For months, even before he decided to seek re-election, Florida Republican Sen. Marco Rubio has sounded the alarm on Zika.
Now there’s an outbreak of the mosquito-borne virus in Rubio’s hometown of Miami. And while Rubio is still holding news conferences about the public-health threat, his political party’s presidential nominee has remained mum.
“Hopefully that will change today, and the campaign will communicate and say something,” Rubio told reporters outside his Doral office Wednesday, sending a clear signal to Donald Trump’s campaign to speak up.
Trump campaigned later Wednesday in Daytona Beach and Jacksonville. Hillary Clinton, his Democratic rival, has talked about Zika and the importance of funding prevention efforts. On Tuesday in Daytona, her running mate, Tim Kaine, accused Trump of ignoring the virus.
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“It’s like, crickets,” he said.
Why won’t Trump talk about Zika?
“You’ll have to ask the Trump campaign,” Rubio said. “I’m not a spokesperson for their campaign.”
In Daytona, Trump made no Zika mention — though he did give Rubio a re-election shout-out.
Trump told a West Palm Beach CBS affiliate that Gov. Rick Scott, a Trump backer, is “doing a fantastic job” handling “the Zika.”
“He’s going to have it under control,” Trump said.
Asked if Congress should take special action to deal with the outbreak, Trump deferred to Scott -- even though the Zika funding question was at the federal, not state, level.
“I endorsed Marco Rubio. He endorsed me,” Trump said. “Go for Marco!”
Rubio, for his part, got increasingly irritated about getting asked about Trump — something Rubio and his aides knew would be inevitable after he settled on running again.
Rubio continues to back Trump for president, even after Trump’s recent controversial remarks about an American Muslim soldier who died in Iraq in 2004 — and after Trump seemed to be unaware that Russia invaded Crimea two years ago. Rubio had campaigned for the Republican nomination showing off his foreign-policy chops.
Rubio urged reporters Wednesday to “go online” to read his reactions to Trump’s every move, and pointed to his last primary debate, where he said he recognized the sacrifice Muslim soldiers made in sacrificing for the U.S. military.
“I’m here to talk about Zika,” he told reporters. “I know you want to talk about politics.”
Moments earlier, Rubio had accused President Barack Obama and congressional Democrats of politicizing Zika funding. Obama should spend $175 million-$300 million already authorized to combat Ebola on Zika instead, Rubio argued, and House Democrats should sign off on a compromise, $1.1 billion bill even if it’s got other provisions unrelated to Zika.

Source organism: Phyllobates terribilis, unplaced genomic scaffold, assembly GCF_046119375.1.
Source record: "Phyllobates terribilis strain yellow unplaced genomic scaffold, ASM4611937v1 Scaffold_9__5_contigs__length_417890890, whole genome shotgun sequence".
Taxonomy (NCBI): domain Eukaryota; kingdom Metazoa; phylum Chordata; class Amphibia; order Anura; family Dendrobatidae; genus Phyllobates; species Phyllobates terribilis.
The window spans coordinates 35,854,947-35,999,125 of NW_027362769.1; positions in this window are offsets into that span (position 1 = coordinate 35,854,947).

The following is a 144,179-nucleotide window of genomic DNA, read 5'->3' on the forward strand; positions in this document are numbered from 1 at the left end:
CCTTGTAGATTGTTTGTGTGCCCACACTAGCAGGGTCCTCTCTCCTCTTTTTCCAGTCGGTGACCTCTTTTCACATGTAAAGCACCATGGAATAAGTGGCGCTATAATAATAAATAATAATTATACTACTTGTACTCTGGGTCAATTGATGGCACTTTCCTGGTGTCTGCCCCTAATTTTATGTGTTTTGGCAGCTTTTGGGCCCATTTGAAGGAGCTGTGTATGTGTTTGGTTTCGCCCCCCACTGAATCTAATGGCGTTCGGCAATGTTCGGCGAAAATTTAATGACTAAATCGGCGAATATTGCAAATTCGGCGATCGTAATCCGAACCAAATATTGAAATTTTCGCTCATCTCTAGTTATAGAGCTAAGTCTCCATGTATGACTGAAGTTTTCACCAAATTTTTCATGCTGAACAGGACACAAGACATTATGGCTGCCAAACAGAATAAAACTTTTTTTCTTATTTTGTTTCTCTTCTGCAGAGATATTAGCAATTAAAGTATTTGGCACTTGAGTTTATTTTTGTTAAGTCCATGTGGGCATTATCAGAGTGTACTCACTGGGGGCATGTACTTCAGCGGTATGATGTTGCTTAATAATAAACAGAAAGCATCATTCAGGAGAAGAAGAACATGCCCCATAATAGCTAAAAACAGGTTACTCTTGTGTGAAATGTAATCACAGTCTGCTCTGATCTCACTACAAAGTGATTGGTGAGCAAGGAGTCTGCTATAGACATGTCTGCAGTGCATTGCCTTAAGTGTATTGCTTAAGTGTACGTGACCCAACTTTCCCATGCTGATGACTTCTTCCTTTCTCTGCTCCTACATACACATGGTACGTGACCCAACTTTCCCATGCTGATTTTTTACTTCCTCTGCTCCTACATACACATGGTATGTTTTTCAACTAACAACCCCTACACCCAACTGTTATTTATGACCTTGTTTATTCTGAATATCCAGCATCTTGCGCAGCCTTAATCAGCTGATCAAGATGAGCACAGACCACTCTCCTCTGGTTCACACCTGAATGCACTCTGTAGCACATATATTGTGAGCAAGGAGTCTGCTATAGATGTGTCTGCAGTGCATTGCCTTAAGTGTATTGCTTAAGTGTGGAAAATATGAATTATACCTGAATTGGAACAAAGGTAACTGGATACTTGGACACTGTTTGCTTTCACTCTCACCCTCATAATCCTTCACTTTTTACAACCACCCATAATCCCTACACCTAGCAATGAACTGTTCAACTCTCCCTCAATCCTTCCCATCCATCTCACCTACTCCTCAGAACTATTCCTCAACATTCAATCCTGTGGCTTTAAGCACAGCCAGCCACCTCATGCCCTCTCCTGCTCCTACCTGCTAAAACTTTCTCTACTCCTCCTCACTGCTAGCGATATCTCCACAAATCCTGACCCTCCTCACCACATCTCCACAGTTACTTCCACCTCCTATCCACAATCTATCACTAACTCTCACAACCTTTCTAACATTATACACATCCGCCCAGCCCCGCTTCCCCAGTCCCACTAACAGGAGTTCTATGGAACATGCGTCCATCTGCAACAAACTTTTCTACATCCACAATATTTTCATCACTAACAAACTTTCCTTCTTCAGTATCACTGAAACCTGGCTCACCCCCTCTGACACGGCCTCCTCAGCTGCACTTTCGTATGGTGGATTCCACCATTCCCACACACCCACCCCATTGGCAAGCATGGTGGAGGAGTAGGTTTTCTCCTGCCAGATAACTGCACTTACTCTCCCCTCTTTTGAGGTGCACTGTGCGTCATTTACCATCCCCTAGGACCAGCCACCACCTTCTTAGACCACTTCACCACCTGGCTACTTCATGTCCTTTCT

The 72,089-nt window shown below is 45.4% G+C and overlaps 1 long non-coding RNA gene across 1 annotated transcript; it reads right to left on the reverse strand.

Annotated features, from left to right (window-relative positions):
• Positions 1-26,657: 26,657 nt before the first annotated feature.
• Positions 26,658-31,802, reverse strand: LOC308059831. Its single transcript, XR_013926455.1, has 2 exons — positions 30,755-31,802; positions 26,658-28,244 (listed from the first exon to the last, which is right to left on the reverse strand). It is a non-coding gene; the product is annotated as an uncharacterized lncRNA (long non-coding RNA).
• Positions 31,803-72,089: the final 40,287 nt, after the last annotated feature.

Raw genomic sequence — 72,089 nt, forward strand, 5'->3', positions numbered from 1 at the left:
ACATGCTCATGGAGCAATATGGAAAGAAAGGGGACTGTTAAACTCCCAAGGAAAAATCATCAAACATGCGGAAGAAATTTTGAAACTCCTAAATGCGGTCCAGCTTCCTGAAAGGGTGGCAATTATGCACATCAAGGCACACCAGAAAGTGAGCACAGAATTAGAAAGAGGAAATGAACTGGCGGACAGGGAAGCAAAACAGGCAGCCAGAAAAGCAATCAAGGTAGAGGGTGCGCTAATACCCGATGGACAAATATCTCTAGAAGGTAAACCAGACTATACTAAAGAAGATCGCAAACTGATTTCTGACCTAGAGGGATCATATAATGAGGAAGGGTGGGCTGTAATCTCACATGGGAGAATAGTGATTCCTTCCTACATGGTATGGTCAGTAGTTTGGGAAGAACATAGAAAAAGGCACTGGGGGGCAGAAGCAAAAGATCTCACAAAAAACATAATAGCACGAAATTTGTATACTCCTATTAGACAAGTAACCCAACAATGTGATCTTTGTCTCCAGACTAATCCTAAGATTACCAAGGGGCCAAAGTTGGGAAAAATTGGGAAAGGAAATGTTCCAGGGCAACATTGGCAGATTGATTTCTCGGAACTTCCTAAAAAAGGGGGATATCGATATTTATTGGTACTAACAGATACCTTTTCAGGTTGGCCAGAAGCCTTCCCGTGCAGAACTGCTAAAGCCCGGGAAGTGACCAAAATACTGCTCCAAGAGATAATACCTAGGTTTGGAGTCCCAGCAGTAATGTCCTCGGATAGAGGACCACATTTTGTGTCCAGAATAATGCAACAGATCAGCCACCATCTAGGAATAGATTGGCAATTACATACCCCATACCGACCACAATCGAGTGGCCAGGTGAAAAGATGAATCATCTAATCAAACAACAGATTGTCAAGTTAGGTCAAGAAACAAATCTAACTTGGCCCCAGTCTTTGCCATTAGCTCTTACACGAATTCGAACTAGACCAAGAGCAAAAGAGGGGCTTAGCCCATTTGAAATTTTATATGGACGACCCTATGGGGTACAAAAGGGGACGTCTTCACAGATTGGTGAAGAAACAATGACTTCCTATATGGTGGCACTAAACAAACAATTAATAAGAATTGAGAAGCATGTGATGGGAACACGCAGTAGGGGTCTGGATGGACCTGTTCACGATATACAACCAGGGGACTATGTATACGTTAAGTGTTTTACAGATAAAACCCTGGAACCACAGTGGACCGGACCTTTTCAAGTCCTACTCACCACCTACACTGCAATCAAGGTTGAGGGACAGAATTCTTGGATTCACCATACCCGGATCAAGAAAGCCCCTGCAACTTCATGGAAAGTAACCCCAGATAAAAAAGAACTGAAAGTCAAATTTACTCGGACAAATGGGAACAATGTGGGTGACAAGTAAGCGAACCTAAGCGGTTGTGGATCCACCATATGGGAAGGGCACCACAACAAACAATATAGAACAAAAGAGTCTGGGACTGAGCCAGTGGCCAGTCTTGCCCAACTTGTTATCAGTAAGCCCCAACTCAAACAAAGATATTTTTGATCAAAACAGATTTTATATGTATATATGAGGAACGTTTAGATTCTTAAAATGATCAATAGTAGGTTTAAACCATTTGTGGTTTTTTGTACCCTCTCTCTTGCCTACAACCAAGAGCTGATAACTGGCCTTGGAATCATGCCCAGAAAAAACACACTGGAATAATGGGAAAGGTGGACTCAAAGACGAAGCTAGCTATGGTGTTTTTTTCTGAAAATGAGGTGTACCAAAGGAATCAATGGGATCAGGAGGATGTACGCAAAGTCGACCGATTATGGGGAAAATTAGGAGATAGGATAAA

Democrats opposed such legislation because it would have cut funding for a Planned Parenthood chapter in Puerto Rico and defunded portions of the Affordable Care Act. (The Senate blocked an additional provision pushed by House Republicans’ to undo a ban on flying Confederate flags in military cemeteries.)
Rubio wants the GOP-controlled Congress to convene in emergency session to pass a Zika bill — preferably one “clean” of other provisions — or use a procedural maneuver to approve the funding.
Late Tuesday, Sen. Bill Nelson, Rubio’s Democratic counterpart, had harsh words for Senate Majority Leader Mitch McConnell, a Kentucky Republican.
“Wait until a mosquito bites one of the people who is traveling to Kentucky and then he gets a transmitted case in Kentucky,” Nelson said. “Then we’ll get action.”
Rubio’s primary rival, Carlos Beruff, said in a statement Wednesday timed with the start of Rubio’s news conference that the senator hasn’t done enough to secure funding. Beruff has been trying to make the case that Rubio has not focused enough on the job he was elected to do.
Rubio, who backed Obama’s original request for $1.9 billion in Zika funding, reiterated that both parties are to blame for inaction he called “inexcusable.” The senator warned of Zika’s potential economic impact on Miami’s Wynwood neighborhood — where local transmission of the virus has been confirmed — and elsewhere in the state — such as Orlando’s theme parks — once Zika spreads there.
“This mosquito,” said Miami-Dade County Commissioner Rebeca Sosa, who faced reporters with Rubio, “is not a registered voter in any of the parties.”
An earlier version of this report erroneously stated that the compromise Zika bill included lifting the Confederate-flag ban at military cemeteries.
Herald/Times staff writer Jeremy Wallace contributed to this report from Tallahassee.